What does the Rector do?
This week in a short series of blogs I’m offering a few reflections on some of the ministry I’ve been involved with during the week:
Visiting a prisoner: Visiting the sick, those in hospital and those in prison is a very important part of a parish priest’s pastoral ministry. Visiting in prison requires a particular care, and preparation. My visit today took me to Wymott Prison, between Chorley and Southport. Travelling there, waiting and then the procedures for entry were, as usual, quite time consuming and a little tedious. As I wait I look around in the waiting room. I am moved by the dedication of family members to visit relatives or friends. Some of the visitors are elderly and frail, some are mothers with small children.
I find my role as parish priest visiting in prison has different aspects. I wish to check the prisoner is managing alright in the prison conditions and if there is practical help needed. Prisoners are often very isolated – the person I was visiting had not had a visit for several months.
The priest (or indeed any representative of the local church) visiting can be a sign of connection with the home area, and a comfort and a reassurance, a sign of hope. The priest is not there to judge – rather to show care and if appropriate spiritual care. Prisoners, who may be very vulnerable, often value a prayer being said with them, or the assurance that prayers are being offered. Of course much of the visit is spent simply in chatting in a relaxed way – that in itself can be a gift to the prisoner. The visit can be two way. The prisoner apart from the outside world often has thoughts or insights to share arising from the experience of imprisonment. It is surprising how much laughter there can be on visits.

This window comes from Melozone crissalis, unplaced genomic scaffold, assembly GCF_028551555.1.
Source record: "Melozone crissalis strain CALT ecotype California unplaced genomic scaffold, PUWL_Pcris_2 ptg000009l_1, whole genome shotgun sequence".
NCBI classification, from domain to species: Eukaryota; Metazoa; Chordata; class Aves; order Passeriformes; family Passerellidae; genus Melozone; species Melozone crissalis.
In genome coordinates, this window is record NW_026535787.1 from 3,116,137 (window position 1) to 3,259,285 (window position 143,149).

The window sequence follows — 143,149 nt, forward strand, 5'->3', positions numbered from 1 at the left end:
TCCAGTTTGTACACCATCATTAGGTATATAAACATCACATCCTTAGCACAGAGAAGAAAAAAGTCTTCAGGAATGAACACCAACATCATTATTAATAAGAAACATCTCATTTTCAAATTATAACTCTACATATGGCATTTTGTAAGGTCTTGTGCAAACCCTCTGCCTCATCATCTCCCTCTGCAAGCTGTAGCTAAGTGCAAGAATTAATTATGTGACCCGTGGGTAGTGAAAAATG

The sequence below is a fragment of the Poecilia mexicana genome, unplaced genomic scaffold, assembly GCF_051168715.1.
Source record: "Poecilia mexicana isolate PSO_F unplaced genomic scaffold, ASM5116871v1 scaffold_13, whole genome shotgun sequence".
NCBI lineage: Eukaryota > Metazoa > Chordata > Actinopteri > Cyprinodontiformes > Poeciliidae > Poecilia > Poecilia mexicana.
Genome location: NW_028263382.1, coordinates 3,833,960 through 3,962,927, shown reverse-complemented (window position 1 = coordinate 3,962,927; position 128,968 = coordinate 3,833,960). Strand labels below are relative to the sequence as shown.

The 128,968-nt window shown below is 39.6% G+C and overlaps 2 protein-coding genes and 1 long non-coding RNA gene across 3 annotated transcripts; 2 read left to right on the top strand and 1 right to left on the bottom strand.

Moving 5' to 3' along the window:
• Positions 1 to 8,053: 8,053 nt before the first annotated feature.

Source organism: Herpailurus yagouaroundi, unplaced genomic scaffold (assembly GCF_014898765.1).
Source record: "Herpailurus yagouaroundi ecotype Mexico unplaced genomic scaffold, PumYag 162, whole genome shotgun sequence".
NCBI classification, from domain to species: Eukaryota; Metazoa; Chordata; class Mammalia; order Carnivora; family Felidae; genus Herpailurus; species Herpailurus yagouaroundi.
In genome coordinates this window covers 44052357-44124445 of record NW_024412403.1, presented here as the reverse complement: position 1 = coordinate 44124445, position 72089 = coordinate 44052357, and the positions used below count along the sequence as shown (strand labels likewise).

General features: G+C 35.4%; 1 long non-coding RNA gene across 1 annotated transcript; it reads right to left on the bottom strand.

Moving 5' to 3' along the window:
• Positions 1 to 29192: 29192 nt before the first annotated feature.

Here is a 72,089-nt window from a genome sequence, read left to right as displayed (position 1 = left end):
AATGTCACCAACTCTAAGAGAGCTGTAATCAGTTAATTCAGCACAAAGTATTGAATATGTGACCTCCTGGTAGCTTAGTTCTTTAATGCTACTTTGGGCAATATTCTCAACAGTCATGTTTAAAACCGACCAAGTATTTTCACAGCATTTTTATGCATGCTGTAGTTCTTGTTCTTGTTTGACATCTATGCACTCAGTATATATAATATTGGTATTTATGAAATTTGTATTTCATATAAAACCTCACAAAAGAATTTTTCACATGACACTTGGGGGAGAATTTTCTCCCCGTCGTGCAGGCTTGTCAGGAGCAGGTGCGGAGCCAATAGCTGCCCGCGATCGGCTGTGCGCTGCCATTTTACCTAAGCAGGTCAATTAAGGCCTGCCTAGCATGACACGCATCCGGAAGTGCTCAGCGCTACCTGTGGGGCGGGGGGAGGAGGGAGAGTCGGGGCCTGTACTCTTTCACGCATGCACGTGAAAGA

Today in the queue of those waiting to leave was a young lady who had been visiting a boyfriend. She was angry and weeping. In strong language among the tears she was saying he had been horrible to her on the visit. An older lady prison officer on duty quietly came across and comforted her, saying ‘They can be like that at times, they don’t often mean it…’ The two chatted and the young lady’s tears stopped, and the two parted, going off in different directions, probably never to meet again. However, in the willingness of the prison officer to step a little out of role and chat for those few minutes I had seen the Holy Spirit at work.